Hundreds of waving rainbow flags and groups of people dancing through the streets to Madonna can mean just one thing: Gay Pride has come to town.
On Sunday (May 21) Lund, in the south of Sweden, hosted its third annual Pride parade, with this year’s celebration held under the theme “Together”. Around four thousand people joined the party on the streets of a town that, despite its small size, manages to draw an impressively international crowd.
“It’s a small city that has a lot of students and is considered self-aware, but it’s also a small Swedish city, and we don’t have a lot of LGBT organizations,” says Emily, one of the Pride organizers. But while a number of Swedish towns and cities celebrate equality, human rights and acceptance for everyone, it’s worth remembering that this kind of practice is hard to come by in some other places around the world. While they all enjoyed the festivities, some of the participants also had different perspectives to share.
Didi, a Pride participant who moved to Lund from Indonesia last year, says that this is the first ‘real’ Pride he has visited. “We kind of have Pride in Indonesia but it’s not really successful because there are a lot of people who are against it, and it’s not really working. There, it is more about raising awareness [for LGBT rights], while here it’s like a celebration. In Sweden everyone is accepted, but in Indonesia you have a lot of homophobes.”
A Turkish student also appreciates the difference between Swedish Pride and the event as it is held in some other countries: “It is quite different from the one we are seeing here. Because, in Turkey, it is like resistance. Here it is more of a celebration, it is supported by the state, supported by the institutions, the police. But in Turkey it is very different because it is not supported by any institution.”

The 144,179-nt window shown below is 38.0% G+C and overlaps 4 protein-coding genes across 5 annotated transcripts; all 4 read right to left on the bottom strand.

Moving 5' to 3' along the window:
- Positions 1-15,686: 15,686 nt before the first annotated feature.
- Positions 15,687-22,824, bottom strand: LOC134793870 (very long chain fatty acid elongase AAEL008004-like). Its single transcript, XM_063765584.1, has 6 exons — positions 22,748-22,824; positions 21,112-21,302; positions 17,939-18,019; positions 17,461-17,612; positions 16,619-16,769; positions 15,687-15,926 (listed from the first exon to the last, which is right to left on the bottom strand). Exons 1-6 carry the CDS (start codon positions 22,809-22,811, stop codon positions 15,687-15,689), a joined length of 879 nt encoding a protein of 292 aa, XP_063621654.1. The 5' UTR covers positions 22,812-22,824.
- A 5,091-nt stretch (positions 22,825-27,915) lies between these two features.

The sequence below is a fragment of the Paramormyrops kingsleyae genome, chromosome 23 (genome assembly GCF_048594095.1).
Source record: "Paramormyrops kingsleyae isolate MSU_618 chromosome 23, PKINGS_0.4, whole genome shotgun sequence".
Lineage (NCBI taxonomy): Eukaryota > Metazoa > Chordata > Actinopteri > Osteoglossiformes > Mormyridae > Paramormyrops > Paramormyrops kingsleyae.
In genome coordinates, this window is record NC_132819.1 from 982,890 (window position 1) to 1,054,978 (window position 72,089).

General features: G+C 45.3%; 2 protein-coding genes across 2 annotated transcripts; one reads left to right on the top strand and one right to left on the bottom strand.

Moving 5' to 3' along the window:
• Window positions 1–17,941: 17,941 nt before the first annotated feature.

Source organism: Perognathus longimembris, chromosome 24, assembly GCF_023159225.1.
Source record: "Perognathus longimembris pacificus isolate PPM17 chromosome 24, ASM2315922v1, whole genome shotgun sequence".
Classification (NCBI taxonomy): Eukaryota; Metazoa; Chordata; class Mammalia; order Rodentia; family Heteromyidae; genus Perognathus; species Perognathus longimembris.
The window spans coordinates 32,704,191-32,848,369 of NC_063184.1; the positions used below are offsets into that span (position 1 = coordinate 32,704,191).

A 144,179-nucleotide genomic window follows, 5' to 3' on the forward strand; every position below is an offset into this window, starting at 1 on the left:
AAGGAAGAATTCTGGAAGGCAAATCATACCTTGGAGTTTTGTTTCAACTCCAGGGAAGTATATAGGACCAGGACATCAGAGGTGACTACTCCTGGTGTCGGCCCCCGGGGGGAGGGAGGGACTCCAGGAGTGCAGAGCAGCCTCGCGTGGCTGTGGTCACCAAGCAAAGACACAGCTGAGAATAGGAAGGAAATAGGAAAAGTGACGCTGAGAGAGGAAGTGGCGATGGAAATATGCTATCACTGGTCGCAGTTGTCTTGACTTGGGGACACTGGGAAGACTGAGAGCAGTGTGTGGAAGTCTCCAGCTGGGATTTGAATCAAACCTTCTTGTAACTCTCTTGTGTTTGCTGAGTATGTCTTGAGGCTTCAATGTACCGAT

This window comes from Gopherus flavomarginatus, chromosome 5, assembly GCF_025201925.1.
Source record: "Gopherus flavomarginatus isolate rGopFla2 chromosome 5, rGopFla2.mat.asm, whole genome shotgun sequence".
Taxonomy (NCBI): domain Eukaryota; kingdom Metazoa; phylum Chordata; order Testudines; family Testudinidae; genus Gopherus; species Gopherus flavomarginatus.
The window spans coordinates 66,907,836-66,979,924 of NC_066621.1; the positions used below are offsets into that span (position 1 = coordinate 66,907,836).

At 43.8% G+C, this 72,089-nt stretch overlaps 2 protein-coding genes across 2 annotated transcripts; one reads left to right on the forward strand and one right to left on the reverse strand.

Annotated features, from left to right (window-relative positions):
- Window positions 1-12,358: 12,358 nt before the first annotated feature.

They are just two of many Lund Pride revellers who come from countries that are not as open as Sweden when it comes to gay rights. Hana, who lives in Sweden but is originally from Bosnia and Herzegovina, explains that her entire family is firmly opposed to the LGBT community.
“When I came out as pansexual they didn’t really approve of it so much. My mom was the only one who approved and said it was alright and that she doesn’t care, as long as I’m happy. My dad was against it and he doesn’t understand it.” Coming from a country that recently refused a march for LGBT rights, Hana says that whenever she goes back to Bosnia she doesn’t tell anyone that she’s pansexual. “I usually say that I am straight because I am afraid to tell people who I am. But I am trying really hard on social media to connect with my family, I am trying to get it out there that I am pansexual, I am trying to share things about LGBT people,” explains Hana. “Here it’s nice, everyone is normal about everything. It’s ok to be who you are.”
Article and photos contributed by Una Čilić